Mobile Carriers in the U.S.

Learn the difference between mobile carriers and MVNOs

cell tower at dusk in sunset

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A mobile carrier is a wireless service provider that supplies cellular connectivity services to mobile phone and tablet subscribers. The cellular company you pay for your cell phone usage is either a mobile carrier or a mobile virtual network operator (MVNO). The United States has only a few licensed mobile carriers, but many MVNOs.

U.S. Mobile Carriers

Mobile carriers are large entities that must acquire a radio spectrum license from the U.S. government to operate in any region of the country. They own and operate extensive infrastructure in the regions where they offer service. The names of these telecommunication giants are familiar. The four largest mobile carriers in the U.S. as of late 2018 are:

  • Verizon Wireless
  • T-Mobile
  • AT&T Mobility
  • Sprint, which as of October 2018 was awaiting federal approval of a merger with T-Mobile

Owners of mobile phones use a cellular provider to support the calling, texting, and data capabilities on their smartphones and other mobile devices. All major carriers support 3G and 4G calling, data plans, and a choice of several service plans.

If you don't see your mobile carrier on this short list, you probably use one of the many mobile virtual network operators, some of which are subsidiaries or partners with one of the licensed cellular providers. Some MVNOs partner with more than one of the major carriers to provide service.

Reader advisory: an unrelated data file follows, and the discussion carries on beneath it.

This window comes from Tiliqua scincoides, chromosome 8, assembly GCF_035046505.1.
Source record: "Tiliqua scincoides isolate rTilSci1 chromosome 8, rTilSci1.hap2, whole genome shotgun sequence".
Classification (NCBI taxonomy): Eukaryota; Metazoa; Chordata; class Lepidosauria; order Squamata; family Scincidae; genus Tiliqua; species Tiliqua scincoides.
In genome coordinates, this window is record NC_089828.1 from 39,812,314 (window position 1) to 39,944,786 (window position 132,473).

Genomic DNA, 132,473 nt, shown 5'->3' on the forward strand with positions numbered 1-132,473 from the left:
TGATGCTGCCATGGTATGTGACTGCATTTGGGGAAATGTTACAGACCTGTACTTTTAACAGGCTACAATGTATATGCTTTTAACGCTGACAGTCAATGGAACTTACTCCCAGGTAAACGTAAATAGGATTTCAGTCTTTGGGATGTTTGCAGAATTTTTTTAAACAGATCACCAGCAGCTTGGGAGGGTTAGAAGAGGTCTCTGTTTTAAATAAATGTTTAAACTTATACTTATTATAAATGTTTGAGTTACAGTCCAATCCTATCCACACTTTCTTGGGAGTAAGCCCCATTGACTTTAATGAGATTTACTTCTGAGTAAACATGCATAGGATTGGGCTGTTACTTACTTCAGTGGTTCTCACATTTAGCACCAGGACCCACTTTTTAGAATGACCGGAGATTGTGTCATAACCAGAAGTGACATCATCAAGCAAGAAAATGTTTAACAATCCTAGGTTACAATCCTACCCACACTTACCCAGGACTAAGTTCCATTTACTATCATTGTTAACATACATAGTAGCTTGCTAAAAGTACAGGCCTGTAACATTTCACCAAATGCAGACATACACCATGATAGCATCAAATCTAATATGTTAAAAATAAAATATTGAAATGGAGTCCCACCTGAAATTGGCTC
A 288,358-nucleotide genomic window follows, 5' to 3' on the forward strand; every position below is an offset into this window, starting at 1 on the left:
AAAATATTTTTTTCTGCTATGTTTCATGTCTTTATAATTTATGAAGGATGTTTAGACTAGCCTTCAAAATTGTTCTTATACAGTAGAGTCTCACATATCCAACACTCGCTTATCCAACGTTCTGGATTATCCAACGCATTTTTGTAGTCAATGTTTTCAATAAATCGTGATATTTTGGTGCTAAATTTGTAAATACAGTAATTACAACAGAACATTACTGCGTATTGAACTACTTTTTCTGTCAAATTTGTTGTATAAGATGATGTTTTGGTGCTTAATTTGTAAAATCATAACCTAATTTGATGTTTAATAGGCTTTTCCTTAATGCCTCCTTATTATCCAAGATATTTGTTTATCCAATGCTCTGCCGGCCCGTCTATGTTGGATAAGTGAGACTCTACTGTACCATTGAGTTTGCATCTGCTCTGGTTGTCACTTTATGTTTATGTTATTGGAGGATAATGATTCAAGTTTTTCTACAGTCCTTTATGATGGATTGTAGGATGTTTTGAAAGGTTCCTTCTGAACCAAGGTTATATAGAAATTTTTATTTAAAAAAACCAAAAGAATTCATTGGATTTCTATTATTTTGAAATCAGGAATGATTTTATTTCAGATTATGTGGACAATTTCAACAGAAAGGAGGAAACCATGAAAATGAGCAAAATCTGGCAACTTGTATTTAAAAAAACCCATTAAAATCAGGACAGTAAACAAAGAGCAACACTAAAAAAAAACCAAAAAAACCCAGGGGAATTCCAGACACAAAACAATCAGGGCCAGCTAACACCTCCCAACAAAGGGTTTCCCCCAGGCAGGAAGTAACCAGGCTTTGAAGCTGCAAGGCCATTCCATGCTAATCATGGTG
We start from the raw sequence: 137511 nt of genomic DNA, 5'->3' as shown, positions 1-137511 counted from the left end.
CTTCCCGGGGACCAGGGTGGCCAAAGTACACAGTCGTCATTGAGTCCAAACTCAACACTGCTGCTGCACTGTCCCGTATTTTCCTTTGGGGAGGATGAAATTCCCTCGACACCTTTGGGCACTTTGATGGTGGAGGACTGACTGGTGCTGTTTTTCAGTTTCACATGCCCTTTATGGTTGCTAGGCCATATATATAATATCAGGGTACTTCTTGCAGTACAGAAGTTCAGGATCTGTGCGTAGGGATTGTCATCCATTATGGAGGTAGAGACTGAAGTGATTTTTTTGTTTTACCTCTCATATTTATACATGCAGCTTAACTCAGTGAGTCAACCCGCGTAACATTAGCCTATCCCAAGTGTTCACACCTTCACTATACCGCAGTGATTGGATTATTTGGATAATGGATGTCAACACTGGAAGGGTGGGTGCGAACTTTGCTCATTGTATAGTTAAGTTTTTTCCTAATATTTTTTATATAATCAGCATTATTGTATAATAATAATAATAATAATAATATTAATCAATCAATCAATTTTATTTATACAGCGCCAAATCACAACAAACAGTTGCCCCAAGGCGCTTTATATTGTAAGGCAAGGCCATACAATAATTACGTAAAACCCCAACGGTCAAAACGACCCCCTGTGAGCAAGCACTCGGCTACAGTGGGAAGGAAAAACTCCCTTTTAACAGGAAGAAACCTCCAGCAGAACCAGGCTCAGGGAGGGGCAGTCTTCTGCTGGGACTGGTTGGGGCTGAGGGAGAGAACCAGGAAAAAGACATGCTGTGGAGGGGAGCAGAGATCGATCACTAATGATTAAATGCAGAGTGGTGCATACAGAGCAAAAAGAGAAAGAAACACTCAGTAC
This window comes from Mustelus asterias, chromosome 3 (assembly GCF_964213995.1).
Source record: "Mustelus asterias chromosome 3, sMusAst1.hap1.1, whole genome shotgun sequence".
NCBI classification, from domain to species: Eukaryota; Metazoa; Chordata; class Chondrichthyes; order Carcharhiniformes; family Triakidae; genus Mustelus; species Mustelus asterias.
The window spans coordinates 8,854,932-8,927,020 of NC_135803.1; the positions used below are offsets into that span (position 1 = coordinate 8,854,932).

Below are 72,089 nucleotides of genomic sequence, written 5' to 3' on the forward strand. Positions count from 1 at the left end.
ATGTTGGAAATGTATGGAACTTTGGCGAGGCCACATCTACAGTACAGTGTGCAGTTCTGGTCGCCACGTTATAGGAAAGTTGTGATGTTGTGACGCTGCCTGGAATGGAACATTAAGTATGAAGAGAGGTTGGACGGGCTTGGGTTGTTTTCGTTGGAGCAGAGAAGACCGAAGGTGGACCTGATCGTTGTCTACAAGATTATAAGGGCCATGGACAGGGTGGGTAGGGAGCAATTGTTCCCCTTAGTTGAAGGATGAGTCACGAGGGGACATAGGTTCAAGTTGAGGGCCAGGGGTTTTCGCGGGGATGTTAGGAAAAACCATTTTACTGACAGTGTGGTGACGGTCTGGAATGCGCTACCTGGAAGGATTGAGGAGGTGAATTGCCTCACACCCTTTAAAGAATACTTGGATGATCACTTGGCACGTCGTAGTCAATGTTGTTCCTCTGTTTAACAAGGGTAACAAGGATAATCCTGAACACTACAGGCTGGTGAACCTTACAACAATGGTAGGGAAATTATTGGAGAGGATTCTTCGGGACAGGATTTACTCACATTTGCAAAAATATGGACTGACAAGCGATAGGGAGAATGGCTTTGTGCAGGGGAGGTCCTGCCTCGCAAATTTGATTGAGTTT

Mobile Virtual Network Operators

U.S. mobile carriers are permitted to sell access to their radio spectrum to other companies that operate as mobile virtual network operators. MVNOs do not own the base station, spectrum, or infrastructure needed to transmit. Instead, they lease from a licensed operator in their area. They tend to operate regionally rather than nationwide and are smaller companies than the cellular companies from which they rent their radio spectrum. Some MVNOs are alternative brands of large mobile carriers such as:

  • Cricket Wireless (AT&T)
  • Metro by T-Mobile (T-Mobile)
  • Spectrum Mobile (Verizon)
  • Virgin Mobile (Sprint Corporation)

Other examples of MVNOs include:

  • Affinity Cellular
  • Armed Forces Wireless
  • Boost Mobile
  • Consumer Cellular
  • EasyGO Wireless
  • NetZero
  • Page Plus Cellular
  • Straight Talk
  • Ting
  • Total Wireless
  • TracFone Wireless
  • U.S. Cellular

MVNOs often target small regions or niche segments of the population. Typically, MVNOs offer inexpensive monthly plans with no contracts and prepaid plans. They may not offer the same quality service or data speed as the mobile carrier they lease spectrum from, or they may be throttled at a specified usage point. You can port your existing number to an MVNO as long as you stay in the same area and bring your own phone, with some limitations. GSM and CDMA phones don't work on the same networks, but an unlocked phone has no such restrictions.

Because MVNOs have low overhead costs, they usually spend aggressively on marketing to attract individuals to their service. In some cases, their customers receive lower priority than the customers of the bigger networks. Therefore, MVNOs may have lower data speeds.

Typically MVNOs offer lower pricing and more diverse plans than the large carriers. Some MVNOs also provide attractive international calling options. They may be the only options available in rural areas of the country.

Despite the downside of lower speed or possible throttling, MVNOs provide bargain service. They typically price out at half the cost of the large mobile providers.